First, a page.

The Enduring Power of Kalaya
Chef Nok Suntaranon scaled up her iconic Bella Vista BYO, but her autobiographical Thai dishes haven't wavered in the giant, new Fishtown space.
Just about everyone who loved the original Kalaya was concerned that when Nok Suntaranon opened her new version in Fishtown, it would lose some of the magic that made the first one so special. As if an address, a geometry of furniture, four walls and a roof, can define a restaurant so intimately personal.
The old Kalaya, with 32-odd seats on South 9th Street in Bella Vista, was a marvel — a success story decades in the making that Nok treated like an ever-evolving tribute to Thai cuisine, the flavors of her childhood, and her mother, for whom it was named. It was warm, close, welcoming as an embrace — and, ultimately, limiting. There were menu items (drinks, certain recipes) she was never able to do there, heights of style and substance to which she couldn’t rise.
The new one? Bigger, for starters — 145 seats in an old warehouse on Palmer Street, skylights under which palm trees spread. A bar with whiskey-spiked tea and beer slushies lifted from the streets of Bangkok. Deep banquettes, and a kitchen with space for a dozen cooks. And it is different, for sure. It’s crowded, loud, hectic, bright, deliberate in ways that the original Kalaya never had a chance to be, because so many choices there were defined by the space, by finances, by the shock of being a new business. But Nok started all of this years ago as a way to share how food is eaten in Thailand. In that pursuit, she hasn’t wavered.
Take, for example the goong chae nam pla — raw shrimp, butterflied, folded inside out, served marinating in a cold broth of garlic, lime juice and fish sauce, topped with a slaw of chopped cabbage, bitter melon, and Thai bird chilies red as a traffic light. It’s sharply spicy, stingingly bitter, citrusy and vegetal all at the same time, compounded by the snap of raw shrimp. It’s a dish you can bounce right off of if you don’t think for a minute. If you don’t shape your mind around this architecture of spice, this balance of sourness that gets into your blood and makes you only want more.
And there are moments like this to be had all over Kalaya’s menu — Nok’s menu. The charred, curled edges of grilled squid, the sweet-sour play of tamarind and pineapple with poached fish, the crisp cored cucumber beneath the soft shaw muang flower dumplings carried over from the old Kalaya menu. On a whim one night, I asked for a side of pad pak kad dong, tacking it onto an order that was already too large for my table as though in the moment, I had a sudden urge for pickled mustard greens and egg and just happened to find them here. Served in a plastic bowl, the shredded greens were punchy with vinegar and roughed up with garlic, tangled with ribbons of scrambled egg and chunks of melon. It was remarkable, savory and light in a way that seemed to defy the gravity of the ingredients. Comforting like leftover collards, like memories of morning-after spinach-and-egg omelets at a diner in your hometown.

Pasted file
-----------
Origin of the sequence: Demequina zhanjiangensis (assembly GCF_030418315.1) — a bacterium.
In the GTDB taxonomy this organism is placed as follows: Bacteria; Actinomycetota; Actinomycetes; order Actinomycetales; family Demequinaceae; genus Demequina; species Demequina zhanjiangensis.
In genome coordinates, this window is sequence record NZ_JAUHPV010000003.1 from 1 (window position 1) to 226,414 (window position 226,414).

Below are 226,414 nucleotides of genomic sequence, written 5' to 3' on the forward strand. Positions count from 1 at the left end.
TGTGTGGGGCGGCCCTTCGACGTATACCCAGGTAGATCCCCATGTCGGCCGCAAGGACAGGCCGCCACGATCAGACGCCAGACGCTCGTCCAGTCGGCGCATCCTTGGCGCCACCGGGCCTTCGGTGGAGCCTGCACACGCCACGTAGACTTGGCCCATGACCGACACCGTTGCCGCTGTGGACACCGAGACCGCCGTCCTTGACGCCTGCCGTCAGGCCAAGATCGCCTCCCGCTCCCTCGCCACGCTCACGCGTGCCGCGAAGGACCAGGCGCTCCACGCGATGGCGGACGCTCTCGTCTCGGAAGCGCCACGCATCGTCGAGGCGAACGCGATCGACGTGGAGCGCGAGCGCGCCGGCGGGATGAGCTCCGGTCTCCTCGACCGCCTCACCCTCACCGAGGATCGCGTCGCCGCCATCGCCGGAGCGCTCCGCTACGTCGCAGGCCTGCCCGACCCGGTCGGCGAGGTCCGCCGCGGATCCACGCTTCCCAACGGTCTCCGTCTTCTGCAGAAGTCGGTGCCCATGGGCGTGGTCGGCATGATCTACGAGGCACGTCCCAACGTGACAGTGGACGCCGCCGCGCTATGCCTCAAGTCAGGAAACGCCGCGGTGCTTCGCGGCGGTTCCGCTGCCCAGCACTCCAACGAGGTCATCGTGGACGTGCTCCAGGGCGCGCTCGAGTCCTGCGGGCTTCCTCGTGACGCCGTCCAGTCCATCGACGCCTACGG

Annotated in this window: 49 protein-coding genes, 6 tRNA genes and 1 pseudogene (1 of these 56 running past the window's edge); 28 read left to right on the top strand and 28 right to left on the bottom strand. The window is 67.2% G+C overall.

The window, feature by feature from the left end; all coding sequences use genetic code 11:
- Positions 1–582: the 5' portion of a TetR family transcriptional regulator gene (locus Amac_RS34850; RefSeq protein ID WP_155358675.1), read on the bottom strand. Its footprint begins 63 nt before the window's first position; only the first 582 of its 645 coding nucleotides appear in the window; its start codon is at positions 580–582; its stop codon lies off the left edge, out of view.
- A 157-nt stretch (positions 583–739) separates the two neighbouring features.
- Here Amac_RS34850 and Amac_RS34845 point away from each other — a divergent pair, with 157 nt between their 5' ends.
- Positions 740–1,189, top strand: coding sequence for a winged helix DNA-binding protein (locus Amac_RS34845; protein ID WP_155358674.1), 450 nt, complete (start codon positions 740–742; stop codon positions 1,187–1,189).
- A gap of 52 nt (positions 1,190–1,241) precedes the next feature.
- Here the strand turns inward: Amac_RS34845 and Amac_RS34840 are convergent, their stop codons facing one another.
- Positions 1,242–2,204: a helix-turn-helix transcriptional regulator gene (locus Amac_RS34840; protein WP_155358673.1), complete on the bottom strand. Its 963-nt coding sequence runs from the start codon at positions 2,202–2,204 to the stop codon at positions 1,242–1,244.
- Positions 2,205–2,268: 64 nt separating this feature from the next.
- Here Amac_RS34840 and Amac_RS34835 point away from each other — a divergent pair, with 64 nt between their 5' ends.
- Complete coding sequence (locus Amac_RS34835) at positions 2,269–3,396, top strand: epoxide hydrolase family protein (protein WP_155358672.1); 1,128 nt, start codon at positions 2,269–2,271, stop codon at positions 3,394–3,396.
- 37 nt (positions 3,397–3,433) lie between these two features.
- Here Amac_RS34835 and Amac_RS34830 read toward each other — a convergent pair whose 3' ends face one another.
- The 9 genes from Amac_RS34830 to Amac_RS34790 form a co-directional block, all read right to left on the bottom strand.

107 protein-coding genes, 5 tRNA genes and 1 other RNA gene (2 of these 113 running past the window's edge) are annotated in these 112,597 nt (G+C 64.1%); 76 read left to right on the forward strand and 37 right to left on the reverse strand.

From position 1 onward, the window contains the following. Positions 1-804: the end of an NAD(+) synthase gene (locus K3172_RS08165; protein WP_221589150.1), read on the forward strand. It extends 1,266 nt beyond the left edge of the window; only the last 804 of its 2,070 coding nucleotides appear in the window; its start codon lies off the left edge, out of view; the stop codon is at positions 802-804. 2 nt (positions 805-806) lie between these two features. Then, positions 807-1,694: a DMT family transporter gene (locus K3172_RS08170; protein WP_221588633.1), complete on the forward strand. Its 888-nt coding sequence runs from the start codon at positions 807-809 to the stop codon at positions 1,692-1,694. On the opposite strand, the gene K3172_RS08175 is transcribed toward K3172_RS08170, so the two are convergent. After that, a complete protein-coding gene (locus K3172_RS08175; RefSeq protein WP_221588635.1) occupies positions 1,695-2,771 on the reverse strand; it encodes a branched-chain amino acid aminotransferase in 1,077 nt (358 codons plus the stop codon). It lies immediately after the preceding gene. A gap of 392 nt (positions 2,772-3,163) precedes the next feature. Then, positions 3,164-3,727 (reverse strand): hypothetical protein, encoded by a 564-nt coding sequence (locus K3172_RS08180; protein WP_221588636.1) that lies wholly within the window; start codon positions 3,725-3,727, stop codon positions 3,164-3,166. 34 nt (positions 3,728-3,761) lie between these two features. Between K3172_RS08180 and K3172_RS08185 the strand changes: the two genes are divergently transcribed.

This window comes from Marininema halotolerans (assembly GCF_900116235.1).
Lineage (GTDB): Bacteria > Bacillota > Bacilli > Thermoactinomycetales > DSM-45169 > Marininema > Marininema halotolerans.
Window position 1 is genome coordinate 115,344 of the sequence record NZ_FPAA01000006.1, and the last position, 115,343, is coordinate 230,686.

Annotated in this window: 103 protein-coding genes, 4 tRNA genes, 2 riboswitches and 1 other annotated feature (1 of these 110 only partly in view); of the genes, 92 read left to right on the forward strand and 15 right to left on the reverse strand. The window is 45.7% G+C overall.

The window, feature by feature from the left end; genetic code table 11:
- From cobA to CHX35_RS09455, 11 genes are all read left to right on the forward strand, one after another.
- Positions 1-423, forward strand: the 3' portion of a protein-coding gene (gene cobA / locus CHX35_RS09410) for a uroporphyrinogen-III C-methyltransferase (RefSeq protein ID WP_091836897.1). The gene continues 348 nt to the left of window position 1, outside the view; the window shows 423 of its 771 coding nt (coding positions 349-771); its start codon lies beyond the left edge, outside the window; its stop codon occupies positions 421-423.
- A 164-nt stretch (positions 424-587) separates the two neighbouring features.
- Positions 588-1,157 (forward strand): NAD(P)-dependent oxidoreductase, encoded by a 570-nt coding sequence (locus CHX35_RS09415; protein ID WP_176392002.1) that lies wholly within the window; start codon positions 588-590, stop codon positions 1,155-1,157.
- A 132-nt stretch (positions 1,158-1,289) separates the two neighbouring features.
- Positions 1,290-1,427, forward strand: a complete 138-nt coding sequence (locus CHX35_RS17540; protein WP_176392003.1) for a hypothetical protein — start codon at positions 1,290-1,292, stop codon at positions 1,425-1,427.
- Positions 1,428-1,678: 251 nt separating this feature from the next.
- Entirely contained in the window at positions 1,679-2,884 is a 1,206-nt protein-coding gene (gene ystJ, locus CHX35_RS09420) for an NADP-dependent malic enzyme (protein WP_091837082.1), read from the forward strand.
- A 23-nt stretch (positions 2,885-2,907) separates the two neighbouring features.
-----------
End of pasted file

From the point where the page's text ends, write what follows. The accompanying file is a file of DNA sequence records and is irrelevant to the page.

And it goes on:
There’s a connective element to eating Kalaya’s food that transcends a particular culture. I found luxury in goong phao, split like a lobster tail, served with its own tomalley, nam jin, whole-leaf herbs, chips of fried shallot and jasmine rice, meant to be chopped together and mixed inside the roasted shell. I found comfort in beefy gaeng massaman nua with coconut milk that blooms in the dark sauce like cream poured into black coffee, with whole white and purple potatoes that can be split and mashed into the rice like a bedding for sweet and tender slow-cooked beef.
This Kalaya is different from the old Kalaya. That’s true. It’s bolder and arguably more fun. (The liquor license helps.) But the urge that has driven Nok from the start to share stories through food — to share herself through food — hasn’t changed. Her biographical version of Thai cuisine is a 50-year memoir sketched in curry and flower dumplings, bitter melon and river prawns, and the space, pretty as it is, is just the box that holds it all.
Not everything here will be for everyone. It will speak to different spice tolerances and different voices. Kalaya is a place — the Fishtown space, the menu — where you have to find your own way in. And that’s fine. We are, all of us, weird little polygons. We come to every table hoping only to find a place to fit — to love something, connect to something, learn something. To find our place in someone else’s story. And now, Nok’s magic — the thing she carried over from Bella Vista to Fishtown, from a 32-seat BYO to this dream restaurant with its palm trees and massive staff — lets even more of us find our way.
4 Stars — Come from anywhere in America
0 stars: stay away
★: come if there are no other options
★★: come if you’re in the neighborhood
★★★: come from anywhere in Philly
★★★★: come from anywhere in America
Published as “Kalaya 2.0” in the April 2023 issue of Philadelphia magazine.